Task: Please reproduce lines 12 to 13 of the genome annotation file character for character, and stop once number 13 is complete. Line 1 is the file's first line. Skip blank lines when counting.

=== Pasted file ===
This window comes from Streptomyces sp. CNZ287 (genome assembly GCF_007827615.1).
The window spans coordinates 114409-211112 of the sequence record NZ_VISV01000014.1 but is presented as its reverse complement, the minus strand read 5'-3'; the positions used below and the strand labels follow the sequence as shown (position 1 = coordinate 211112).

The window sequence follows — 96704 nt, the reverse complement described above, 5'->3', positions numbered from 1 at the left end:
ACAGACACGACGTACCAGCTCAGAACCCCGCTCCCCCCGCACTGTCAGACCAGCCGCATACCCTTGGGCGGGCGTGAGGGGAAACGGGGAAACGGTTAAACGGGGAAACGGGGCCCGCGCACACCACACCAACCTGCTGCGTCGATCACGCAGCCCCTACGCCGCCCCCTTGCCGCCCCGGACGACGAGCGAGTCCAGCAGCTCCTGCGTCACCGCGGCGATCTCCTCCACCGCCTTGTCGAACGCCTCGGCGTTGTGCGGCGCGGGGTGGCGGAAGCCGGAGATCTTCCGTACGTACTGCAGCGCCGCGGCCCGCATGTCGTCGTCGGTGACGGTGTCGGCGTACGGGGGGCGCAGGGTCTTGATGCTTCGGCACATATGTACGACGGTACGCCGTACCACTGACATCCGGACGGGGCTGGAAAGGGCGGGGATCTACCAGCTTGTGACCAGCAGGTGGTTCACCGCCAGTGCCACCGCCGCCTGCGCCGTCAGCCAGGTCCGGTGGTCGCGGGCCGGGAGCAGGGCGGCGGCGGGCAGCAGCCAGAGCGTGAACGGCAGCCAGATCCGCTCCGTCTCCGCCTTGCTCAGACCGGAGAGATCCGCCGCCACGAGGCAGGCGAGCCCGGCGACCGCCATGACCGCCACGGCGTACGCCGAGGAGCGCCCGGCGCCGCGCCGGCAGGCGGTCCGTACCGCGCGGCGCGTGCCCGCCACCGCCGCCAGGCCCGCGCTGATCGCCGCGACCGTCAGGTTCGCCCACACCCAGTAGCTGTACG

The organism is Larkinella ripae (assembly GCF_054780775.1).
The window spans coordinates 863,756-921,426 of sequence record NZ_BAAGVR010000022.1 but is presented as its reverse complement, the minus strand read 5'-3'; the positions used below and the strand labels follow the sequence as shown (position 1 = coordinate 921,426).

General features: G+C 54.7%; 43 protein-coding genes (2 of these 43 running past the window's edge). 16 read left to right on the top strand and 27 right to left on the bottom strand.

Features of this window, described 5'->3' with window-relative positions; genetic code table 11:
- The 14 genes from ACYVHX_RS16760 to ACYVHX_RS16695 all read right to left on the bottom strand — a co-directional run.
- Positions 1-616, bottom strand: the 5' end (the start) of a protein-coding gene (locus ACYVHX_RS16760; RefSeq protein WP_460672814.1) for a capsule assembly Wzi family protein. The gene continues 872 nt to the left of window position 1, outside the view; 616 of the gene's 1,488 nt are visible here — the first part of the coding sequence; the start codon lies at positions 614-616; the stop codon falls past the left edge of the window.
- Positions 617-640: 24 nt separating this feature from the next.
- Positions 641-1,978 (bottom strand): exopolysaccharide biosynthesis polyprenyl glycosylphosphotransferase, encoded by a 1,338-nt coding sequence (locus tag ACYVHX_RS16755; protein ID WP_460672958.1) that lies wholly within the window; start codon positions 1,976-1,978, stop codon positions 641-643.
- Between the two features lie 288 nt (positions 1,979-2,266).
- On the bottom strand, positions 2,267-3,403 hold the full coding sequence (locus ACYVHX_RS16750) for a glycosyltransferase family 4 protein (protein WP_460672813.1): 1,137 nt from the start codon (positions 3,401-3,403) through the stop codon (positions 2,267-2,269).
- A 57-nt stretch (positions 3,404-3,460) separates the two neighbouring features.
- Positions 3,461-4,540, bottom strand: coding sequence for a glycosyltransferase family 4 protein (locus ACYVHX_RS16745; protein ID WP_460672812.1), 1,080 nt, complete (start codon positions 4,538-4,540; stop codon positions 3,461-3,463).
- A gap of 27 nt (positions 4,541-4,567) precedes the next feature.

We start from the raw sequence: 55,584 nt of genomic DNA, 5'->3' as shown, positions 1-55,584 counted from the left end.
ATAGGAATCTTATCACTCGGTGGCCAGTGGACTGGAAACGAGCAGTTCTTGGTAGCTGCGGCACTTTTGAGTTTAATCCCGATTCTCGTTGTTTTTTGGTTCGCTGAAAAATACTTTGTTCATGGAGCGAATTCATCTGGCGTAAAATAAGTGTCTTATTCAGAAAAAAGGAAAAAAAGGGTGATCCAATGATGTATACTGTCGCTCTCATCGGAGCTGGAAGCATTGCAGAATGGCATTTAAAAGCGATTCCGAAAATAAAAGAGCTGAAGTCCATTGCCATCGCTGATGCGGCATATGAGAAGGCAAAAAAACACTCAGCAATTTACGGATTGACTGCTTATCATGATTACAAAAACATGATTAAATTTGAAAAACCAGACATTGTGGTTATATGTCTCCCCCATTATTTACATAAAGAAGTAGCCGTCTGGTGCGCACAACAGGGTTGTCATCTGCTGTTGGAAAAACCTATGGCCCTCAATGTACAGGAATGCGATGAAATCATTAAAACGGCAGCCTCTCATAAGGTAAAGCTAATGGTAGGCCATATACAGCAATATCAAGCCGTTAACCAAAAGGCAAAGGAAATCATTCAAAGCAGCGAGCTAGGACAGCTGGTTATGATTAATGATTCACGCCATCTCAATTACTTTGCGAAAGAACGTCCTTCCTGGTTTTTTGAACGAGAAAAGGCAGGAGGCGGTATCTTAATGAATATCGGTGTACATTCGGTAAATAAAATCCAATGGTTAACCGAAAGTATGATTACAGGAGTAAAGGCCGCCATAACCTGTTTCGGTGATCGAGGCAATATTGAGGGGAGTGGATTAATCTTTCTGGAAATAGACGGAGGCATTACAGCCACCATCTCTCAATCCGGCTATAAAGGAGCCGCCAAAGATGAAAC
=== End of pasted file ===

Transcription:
- Positions 641-1,978 (bottom strand): exopolysaccharide biosynthesis polyprenyl glycosylphosphotransferase, encoded by a 1,338-nt coding sequence (locus tag ACYVHX_RS16755; protein ID WP_460672958.1) that lies wholly within the window; start codon positions 1,976-1,978, stop codon positions 641-643.
- Between the two features lie 288 nt (positions 1,979-2,266).